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This week's magazine, ComputerActive has an article on p7 giving details of an attack which fools people into downloading malicious software by mimicking a genuine Microsoft Windows security alert. It is worth looking at and something to bear in mind.
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We get regular phone calls from people who claim to be from Microsoft, telling us that our computer has a malfunction and needs urgent attention.
I had a couple of phishing emails this morning that were very, very realistic. One purported to be from Paypal and the other from Lloyds Bank.
Be very, very, careful. Never follow any link in an email.
yep, that one got me. Couldnt recover anything, or get rid of it.
iv an apple comp not perfect but better more stable
Quote: iv an apple comp not perfect but better more stable
Apple is having trouble with the Flashback malware at the moment.
A simple precaution like imaging your disk every few days means malware and viruses don't matter any more, Windows or Mac. Given the built in data backup in Windows and on Macs, it seems careless to lose any data these days. All the backups and imaging can be done automatically and unattended, scheduled or on closing the computer down.
There are two kinds of computer users. Those who have just lost all their data and those who are just about to
Seriously, in this day and age, for malware or a virus to lead to data loss is completely unnecessary.
You can fool the fake Windows mob on the phone when they ask if you are at the computer by asking them to identify which one by quoting your windows registration number or saying your not at your machine and as they have your details please can they email you.
Quote: Iv an apple comp not perfect but better more stable
Sadly you are wrong, it may have been true a few years back but if its a modern complex OS with far too much bloat wear built and open to people adding programs on top in it is open to stability issues. That belongs in the myth category like apple computers do not get malware.
If you look how the recent Trojan for Mac installed you will see it initially came in through a similar path as the OP pointed out. The OP said it mimics a windows windows messaging window, the apple on a flash player update window look alike. Pretty similar if you think about it. Both relied on the owner to go to a particular web site and accept the fake message in order for it to get on board. One key difference is a windows user is more likely to have some security software that could spot the problem. Also MS would not wait as long as Apple did to roll out the prevention. 8 weeks is a long time for the OS vendor to hold onto the update patch.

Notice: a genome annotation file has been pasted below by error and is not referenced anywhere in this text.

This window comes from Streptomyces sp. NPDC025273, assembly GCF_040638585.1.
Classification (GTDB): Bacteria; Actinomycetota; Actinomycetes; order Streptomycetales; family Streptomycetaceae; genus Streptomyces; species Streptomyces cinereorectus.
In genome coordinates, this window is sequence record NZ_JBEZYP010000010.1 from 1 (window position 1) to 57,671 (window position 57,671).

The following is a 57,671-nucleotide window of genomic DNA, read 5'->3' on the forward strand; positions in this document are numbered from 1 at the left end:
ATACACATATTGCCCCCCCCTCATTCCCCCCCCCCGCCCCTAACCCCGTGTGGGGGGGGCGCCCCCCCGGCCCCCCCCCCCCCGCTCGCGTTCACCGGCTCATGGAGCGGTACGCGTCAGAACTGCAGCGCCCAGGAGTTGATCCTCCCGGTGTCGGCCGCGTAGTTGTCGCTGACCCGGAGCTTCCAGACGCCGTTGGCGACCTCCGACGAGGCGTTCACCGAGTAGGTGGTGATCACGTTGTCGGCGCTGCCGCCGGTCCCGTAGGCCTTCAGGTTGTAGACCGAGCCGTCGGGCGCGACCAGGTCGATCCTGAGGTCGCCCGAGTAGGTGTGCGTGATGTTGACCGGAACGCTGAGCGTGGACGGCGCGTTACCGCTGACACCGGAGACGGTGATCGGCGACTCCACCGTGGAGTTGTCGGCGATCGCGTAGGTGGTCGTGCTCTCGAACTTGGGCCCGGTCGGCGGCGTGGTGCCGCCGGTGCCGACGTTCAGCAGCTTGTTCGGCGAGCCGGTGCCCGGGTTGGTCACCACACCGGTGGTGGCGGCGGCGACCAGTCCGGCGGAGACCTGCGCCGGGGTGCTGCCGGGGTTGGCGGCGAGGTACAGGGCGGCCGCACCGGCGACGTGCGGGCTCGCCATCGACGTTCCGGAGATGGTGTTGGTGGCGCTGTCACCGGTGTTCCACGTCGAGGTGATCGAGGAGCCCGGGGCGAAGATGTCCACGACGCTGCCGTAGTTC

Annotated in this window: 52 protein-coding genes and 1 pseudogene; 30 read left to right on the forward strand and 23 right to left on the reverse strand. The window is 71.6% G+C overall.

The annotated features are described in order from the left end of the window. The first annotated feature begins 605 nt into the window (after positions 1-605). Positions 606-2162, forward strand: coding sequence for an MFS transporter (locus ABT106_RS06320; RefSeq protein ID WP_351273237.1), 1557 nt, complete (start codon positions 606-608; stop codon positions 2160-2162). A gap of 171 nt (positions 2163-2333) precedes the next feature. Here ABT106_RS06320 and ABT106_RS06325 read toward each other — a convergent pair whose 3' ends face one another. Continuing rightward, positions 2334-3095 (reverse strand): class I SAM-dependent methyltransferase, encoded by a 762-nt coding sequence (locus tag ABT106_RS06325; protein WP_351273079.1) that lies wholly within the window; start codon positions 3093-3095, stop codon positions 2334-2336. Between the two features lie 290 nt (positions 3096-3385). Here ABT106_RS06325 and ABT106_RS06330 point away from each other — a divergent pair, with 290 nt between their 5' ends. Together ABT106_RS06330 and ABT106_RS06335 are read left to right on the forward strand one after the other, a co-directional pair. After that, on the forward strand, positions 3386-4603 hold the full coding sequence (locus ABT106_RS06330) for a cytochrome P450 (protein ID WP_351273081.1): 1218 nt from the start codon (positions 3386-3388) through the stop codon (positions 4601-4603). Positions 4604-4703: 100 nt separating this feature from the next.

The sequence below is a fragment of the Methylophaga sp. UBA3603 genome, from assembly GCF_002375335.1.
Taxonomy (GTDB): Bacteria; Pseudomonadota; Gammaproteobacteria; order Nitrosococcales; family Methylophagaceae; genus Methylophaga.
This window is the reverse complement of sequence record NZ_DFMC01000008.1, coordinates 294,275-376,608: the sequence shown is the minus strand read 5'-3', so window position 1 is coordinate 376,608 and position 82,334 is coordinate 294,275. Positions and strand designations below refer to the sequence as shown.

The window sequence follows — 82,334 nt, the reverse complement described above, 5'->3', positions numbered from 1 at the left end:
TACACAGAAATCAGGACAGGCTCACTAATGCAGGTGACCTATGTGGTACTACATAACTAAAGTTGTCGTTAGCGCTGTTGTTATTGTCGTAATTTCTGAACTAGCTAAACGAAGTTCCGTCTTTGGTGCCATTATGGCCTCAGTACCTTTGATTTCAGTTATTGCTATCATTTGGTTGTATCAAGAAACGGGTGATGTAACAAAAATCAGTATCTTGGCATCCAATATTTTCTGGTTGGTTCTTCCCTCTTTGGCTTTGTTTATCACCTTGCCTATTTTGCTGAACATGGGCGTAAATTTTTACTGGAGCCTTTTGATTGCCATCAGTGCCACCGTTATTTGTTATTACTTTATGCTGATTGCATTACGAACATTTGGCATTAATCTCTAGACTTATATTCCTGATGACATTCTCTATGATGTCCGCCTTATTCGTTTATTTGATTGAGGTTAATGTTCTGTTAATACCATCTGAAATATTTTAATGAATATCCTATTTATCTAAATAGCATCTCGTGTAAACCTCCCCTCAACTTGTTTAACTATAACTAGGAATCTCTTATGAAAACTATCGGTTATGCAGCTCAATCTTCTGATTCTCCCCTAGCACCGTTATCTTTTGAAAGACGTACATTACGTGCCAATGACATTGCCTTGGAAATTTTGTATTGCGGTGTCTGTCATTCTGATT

So in this case the typical windows system may well have been more secure. Mind you the irony of it hiding as a flash player does show a sense of humour on behalf of the hackers. By all means use and enjoy your Apple product, it may well be the best for you. But do not ascribe attributes to it that it does not posses.
Re unwanted phone calls like the pretending to be MS if I have time I just keep them on the phone a long time after all if I am wasting their time they are not picking on some other sod plus it may dissuade them.
This is not an unwanted phone call scam. It looks as though the warning pops up on your screen as a genuine windows warning about security when you are actually on line. The magazine shows a photograph of the fake Windows screen. The article also states "a video of the website in action can be viewed at www.screenr.com/92S8. Presumably it is safe to visit that and view what it is all about.
I'm not about to try it
Yes my wife fell foul of something similar, (and to be honest it looked pretty good) but Kaspersky flagged it instantly and blocked the download. so how did she get there, well it was @ 4 clicks from the BBC. She read an article and at the bottom there were links to other web sites, she followed that, then another and following the trail of related articles she went to follow what looked like a picture of the news event but it was not and up popped a security window (fake).
And that leads to another security tip. Do not have your browser set to re-open on the sites you last went to as each time she opened the browser it went through the loop again.
Have had the phone version of the windows scam - and most recently a phishing scam on hotmail which tried to get me to give my password, date of birth, questions etc etc...... Playing on the fear that you will lose your account as it has a security problem. Which terrified me given all the different things I use email for. Have started forwarding important emails to another account, as I do know people who have been temporarily blocked. Would you not think hotmail would stop someone taking the email 'hotmail 4'? Probably a bit off topic. Sorry!
I get the 'Windows Mob' almost every week.
They are great fun to wind up.
I keep them talking by asking silly questions and giving them false info about my PC.
I once told one of them that my operating system is Sinclair ZX81, totally confused him!
Eventually they get p155d off and hang up.
My record is 16minutes.
Present E-mail scams:- Inland revenue tax rebate, Paypal acount errors, Barclays, HSB, Lloyds, Halifax etc. so-called problems with account security, instant deletion is the answer.
I feel left out here. I've never had the fake Microsoft phone call, maybe they carefully select their intended victims.
I've not had the Phone Call but have had an e-mail apparentlyfrom Halifax asking me to follow a particular link to confirm my account details..this led to a very realistic page appearing asking for Ac No. and password.
Needless to say I reported it as a phishing scam and changed my password immediately . I'm now using Kaspersky so am glad to note Strawman's comment that it seems effective.
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